Io is the fifth moon from Jupiter—the largest planet in our Solar System. It was the first of Jupiter’s moons to be discovered, and was found by Galileo Galilei on January 8, 1610. In fact, the realization that moons revolve around planets other than the earth led to the comprehension that planets revolve around the sun, rather than the Solar System orbiting around the Earth. Io’s size resembles that of earth’s moon, and is around 2300 miles in diameter. However, the feature that really defines the moon Io is the existence of over four hundred active volcanoes—just like those on earth; these volcanoes were discovered by the Voyager spacecraft in 1979. While some moons in the Solar System, such as Triton (a moon of Neptune), have cryovolcanos or cold, frigid volcanos, Io is the only celestial body other than our moon that has volcanic activity that spews boiling, molten rock.
But why does Io have such intense volcanic activity? On earth, volcanic activity is fueled by the decaying radioactive materials in its interior, in addition to the remaining heat left over from its initial formation. But Io—a moon which has volcanic activity much more powerful than that on earth—is too small to have any accretional heat; moreover, the decay of radioactive material is not sufficient to cause the immense volcanism that exists on its surface. So, the reason behind this activity is tidal heating—the heating of the interior of one planetary body caused by stress induced from the gravitational pull of another body. Jupiter is a massive planet, whereas Io is only the size of earth’s moon; Io is also subject to the forces of its neighboring moons, such as Ganymede, Europa and even Callisto. Therefore, Jupiter and its satellites exert a gargantuan gravitational force on Io, which both act in opposite directions—Jupiter pulls Io to one side, whereas the other moons pull it to the other, consequentially making Io’s orbit elliptical (due to these opposing forces). And it is these powerful tidal forces that compress and stretch Io’s interior at irregular intervals, thus making its interior incredibly unstable—its surface can rise by almost 100 meters because of these enormous tidal forces. This generates large amounts of friction, pressure and heat, causing molten lava and gaseous materials to erupt through fissures in Io’s surface—hence forming the most fiercely volcanic world in the Solar System. This ocean of magma is present at approximately 50 kilometers below the moon’s outer crust.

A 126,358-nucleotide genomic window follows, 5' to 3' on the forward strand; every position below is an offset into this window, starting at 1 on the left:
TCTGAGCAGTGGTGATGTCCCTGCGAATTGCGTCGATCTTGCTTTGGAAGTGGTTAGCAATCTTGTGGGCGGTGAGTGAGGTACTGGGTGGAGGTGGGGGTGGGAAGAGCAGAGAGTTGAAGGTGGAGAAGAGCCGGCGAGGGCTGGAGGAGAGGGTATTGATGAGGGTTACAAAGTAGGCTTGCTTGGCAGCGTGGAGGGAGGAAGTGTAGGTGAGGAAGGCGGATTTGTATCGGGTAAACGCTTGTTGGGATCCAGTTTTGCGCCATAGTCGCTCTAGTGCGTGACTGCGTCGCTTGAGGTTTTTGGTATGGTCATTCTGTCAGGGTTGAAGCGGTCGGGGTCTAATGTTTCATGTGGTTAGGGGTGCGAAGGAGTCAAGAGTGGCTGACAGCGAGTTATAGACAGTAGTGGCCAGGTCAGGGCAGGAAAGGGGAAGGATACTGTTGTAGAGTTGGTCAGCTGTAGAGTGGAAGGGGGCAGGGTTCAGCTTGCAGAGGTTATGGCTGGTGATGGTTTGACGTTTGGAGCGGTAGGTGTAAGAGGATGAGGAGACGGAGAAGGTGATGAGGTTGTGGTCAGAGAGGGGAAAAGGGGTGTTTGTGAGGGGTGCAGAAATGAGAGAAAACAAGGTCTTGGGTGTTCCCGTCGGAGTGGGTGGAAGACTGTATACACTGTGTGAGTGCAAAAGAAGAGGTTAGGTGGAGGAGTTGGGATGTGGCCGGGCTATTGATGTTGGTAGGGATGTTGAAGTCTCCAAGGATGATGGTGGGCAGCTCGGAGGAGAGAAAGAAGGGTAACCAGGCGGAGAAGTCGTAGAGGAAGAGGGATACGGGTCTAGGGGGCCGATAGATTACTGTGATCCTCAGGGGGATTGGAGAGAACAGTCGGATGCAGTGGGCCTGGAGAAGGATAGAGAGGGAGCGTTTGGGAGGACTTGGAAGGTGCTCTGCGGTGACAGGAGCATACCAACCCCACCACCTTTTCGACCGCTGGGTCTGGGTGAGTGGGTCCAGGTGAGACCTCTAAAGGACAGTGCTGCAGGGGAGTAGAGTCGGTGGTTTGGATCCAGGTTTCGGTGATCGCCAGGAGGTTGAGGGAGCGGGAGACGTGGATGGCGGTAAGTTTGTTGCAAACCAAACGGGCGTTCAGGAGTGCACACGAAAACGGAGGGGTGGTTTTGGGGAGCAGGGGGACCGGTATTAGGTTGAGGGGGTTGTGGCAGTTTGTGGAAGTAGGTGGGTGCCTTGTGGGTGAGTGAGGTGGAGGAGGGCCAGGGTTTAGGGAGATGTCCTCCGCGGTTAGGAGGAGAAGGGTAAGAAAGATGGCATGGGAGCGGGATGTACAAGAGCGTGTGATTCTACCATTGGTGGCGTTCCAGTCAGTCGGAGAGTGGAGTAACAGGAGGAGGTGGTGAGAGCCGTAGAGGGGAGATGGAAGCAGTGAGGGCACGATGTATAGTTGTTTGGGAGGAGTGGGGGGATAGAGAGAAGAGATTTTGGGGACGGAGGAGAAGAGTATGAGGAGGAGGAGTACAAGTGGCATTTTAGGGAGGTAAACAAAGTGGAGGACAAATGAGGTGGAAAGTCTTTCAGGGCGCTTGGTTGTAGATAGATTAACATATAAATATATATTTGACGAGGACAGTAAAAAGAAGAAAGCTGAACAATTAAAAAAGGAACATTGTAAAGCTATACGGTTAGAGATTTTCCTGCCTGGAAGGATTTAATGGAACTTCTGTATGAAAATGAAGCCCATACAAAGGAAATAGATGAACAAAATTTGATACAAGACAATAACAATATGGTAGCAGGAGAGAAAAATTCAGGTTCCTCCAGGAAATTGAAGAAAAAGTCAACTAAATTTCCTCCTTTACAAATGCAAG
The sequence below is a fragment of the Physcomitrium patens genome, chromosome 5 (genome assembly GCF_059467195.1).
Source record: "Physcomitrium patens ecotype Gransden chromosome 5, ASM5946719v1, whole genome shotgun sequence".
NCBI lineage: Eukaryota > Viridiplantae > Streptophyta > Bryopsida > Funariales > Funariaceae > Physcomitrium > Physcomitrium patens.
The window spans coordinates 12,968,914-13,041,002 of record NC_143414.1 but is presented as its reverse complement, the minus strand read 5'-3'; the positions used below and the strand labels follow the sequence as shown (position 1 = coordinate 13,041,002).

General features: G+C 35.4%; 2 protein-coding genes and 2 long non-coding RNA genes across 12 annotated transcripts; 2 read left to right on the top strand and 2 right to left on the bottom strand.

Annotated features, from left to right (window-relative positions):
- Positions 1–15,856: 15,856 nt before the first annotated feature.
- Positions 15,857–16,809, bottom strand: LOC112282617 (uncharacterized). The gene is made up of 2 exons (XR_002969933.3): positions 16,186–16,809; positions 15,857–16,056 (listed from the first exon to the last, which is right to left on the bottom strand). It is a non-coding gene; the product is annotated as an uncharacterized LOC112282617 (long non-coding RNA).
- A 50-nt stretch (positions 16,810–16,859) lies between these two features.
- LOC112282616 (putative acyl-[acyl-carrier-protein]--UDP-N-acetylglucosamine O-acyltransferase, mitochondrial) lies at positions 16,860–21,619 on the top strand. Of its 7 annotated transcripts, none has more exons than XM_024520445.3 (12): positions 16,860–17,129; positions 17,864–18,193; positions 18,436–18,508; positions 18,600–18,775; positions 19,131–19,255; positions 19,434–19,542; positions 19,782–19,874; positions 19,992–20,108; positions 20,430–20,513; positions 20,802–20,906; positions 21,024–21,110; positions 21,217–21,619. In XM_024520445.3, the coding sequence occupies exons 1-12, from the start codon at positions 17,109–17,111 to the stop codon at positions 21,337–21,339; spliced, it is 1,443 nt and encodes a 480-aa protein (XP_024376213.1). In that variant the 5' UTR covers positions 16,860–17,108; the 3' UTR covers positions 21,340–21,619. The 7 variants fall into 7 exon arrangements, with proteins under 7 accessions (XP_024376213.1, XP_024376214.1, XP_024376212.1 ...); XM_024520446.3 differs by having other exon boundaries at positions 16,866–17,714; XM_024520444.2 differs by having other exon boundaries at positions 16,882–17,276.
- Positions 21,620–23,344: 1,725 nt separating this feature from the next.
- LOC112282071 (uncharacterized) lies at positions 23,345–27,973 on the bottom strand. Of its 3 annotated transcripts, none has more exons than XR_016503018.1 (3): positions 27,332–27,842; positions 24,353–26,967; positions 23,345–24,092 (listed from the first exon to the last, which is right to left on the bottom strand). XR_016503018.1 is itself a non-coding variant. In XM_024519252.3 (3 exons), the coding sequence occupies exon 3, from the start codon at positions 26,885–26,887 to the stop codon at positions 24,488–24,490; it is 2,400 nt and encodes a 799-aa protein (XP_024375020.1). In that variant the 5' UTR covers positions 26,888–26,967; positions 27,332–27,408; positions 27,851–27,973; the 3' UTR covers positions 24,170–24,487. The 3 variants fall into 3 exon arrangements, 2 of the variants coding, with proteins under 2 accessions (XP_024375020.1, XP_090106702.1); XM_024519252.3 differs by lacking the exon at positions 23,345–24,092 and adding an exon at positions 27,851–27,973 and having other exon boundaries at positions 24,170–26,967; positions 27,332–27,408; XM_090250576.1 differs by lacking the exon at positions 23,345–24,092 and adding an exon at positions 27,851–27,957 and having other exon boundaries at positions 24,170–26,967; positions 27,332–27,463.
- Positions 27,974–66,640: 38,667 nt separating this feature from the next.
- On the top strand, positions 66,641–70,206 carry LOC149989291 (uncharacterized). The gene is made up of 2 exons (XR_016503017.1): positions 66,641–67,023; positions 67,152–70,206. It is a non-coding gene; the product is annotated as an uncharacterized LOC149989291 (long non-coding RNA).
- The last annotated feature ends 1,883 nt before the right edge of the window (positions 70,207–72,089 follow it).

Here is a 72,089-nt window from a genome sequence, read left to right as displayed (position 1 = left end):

The temperatures of Io’s volcanos are a gigantic 1800 Kelvin—some of the hottest regions in the Solar System. The plumes ejected from the volcanos extend to almost 500 kilometers into the atmosphere, and have hence been detected by the telescopes all the way on earth! Because of this volcanism, the atmosphere of Io mainly comprises of large amounts of Sulphur dioxide. The images of Io too reflect these dramatic conditions—Io’s pictures are of bright reds, yellows and browns…like the color of pizza. Moreover, the volcanic eruptions contribute not only Sulphur to the atmosphere of Io, but also vast amounts of charged ions—these particles form a ring or donut shaped region around this body, which is known as the Io plasma torus.
Despite the many volcanoes on Io, its surface is relatively smooth—because the volcanic eruptions and molten lava erase any surface irregularities or craters. The largest volcano on Io is Pele—which lies in a region of high speed, ongoing volcanic eruptions, and is said to erupt from a ginormous lava lake. These eruptions extend so high into space because of Io’s small size—this celestial body possesses very weak gravitational forces and has virtually no atmosphere to withhold these eruptions of molten rock at all. And this is why the volcanoes on earth are dwarfed when compared with those on Io. In addition, Io had once been considered a cold, dead planet, with negligible activity or any cause to make it a source of wonder for humanity. Now, we know that Io is tremendously geologically active, for it is populated with hundreds of volcanos that erupt extremely often. And Io isn’t only one of the most fascinating moons in the galaxy—it also represents some of the most amazing components of science fiction. While we’re so accustomed to science fiction existing only in books or television, we shouldn’t forget that an otherworldly body exists right here in our Solar System—Io, the moon of Jupiter.